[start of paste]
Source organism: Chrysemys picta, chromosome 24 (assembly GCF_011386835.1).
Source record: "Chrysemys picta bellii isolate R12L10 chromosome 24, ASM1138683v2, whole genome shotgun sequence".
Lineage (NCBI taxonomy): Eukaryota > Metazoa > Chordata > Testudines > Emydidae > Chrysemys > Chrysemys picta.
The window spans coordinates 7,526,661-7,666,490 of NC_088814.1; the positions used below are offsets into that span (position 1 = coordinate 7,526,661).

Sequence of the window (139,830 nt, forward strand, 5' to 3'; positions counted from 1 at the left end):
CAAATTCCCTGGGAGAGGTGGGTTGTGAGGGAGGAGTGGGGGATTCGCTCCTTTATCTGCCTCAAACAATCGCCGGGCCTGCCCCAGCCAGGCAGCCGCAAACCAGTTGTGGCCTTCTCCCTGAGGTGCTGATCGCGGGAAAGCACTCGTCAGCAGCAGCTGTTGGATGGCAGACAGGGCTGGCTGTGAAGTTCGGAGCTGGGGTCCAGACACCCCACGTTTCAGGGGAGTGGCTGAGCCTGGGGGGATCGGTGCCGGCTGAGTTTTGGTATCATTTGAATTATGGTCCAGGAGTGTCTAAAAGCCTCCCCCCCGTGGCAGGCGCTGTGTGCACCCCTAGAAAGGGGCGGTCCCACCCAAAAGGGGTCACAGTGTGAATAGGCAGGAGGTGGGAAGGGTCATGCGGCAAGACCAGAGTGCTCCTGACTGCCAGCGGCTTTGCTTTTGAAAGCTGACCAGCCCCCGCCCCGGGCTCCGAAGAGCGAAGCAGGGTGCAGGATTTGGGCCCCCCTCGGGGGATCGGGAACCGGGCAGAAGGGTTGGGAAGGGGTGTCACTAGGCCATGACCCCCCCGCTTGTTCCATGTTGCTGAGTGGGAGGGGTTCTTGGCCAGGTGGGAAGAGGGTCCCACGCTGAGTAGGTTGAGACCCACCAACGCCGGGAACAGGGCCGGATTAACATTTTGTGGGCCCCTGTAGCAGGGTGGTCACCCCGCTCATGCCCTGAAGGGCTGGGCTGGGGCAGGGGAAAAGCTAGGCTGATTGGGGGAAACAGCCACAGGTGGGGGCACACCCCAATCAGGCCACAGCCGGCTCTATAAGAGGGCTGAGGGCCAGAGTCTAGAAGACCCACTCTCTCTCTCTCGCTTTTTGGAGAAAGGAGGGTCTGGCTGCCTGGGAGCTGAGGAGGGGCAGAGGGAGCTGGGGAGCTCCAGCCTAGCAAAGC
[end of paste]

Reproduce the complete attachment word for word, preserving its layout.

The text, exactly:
Source organism: Chrysemys picta, chromosome 24 (assembly GCF_011386835.1).
Source record: "Chrysemys picta bellii isolate R12L10 chromosome 24, ASM1138683v2, whole genome shotgun sequence".
Lineage (NCBI taxonomy): Eukaryota > Metazoa > Chordata > Testudines > Emydidae > Chrysemys > Chrysemys picta.
The window spans coordinates 7,526,661-7,666,490 of NC_088814.1; the positions used below are offsets into that span (position 1 = coordinate 7,526,661).

Sequence of the window (139,830 nt, forward strand, 5' to 3'; positions counted from 1 at the left end):
CAAATTCCCTGGGAGAGGTGGGTTGTGAGGGAGGAGTGGGGGATTCGCTCCTTTATCTGCCTCAAACAATCGCCGGGCCTGCCCCAGCCAGGCAGCCGCAAACCAGTTGTGGCCTTCTCCCTGAGGTGCTGATCGCGGGAAAGCACTCGTCAGCAGCAGCTGTTGGATGGCAGACAGGGCTGGCTGTGAAGTTCGGAGCTGGGGTCCAGACACCCCACGTTTCAGGGGAGTGGCTGAGCCTGGGGGGATCGGTGCCGGCTGAGTTTTGGTATCATTTGAATTATGGTCCAGGAGTGTCTAAAAGCCTCCCCCCCGTGGCAGGCGCTGTGTGCACCCCTAGAAAGGGGCGGTCCCACCCAAAAGGGGTCACAGTGTGAATAGGCAGGAGGTGGGAAGGGTCATGCGGCAAGACCAGAGTGCTCCTGACTGCCAGCGGCTTTGCTTTTGAAAGCTGACCAGCCCCCGCCCCGGGCTCCGAAGAGCGAAGCAGGGTGCAGGATTTGGGCCCCCCTCGGGGGATCGGGAACCGGGCAGAAGGGTTGGGAAGGGGTGTCACTAGGCCATGACCCCCCCGCTTGTTCCATGTTGCTGAGTGGGAGGGGTTCTTGGCCAGGTGGGAAGAGGGTCCCACGCTGAGTAGGTTGAGACCCACCAACGCCGGGAACAGGGCCGGATTAACATTTTGTGGGCCCCTGTAGCAGGGTGGTCACCCCGCTCATGCCCTGAAGGGCTGGGCTGGGGCAGGGGAAAAGCTAGGCTGATTGGGGGAAACAGCCACAGGTGGGGGCACACCCCAATCAGGCCACAGCCGGCTCTATAAGAGGGCTGAGGGCCAGAGTCTAGAAGACCCACTCTCTCTCTCTCGCTTTTTGGAGAAAGGAGGGTCTGGCTGCCTGGGAGCTGAGGAGGGGCAGAGGGAGCTGGGGAGCTCCAGCCTAGCAAAGC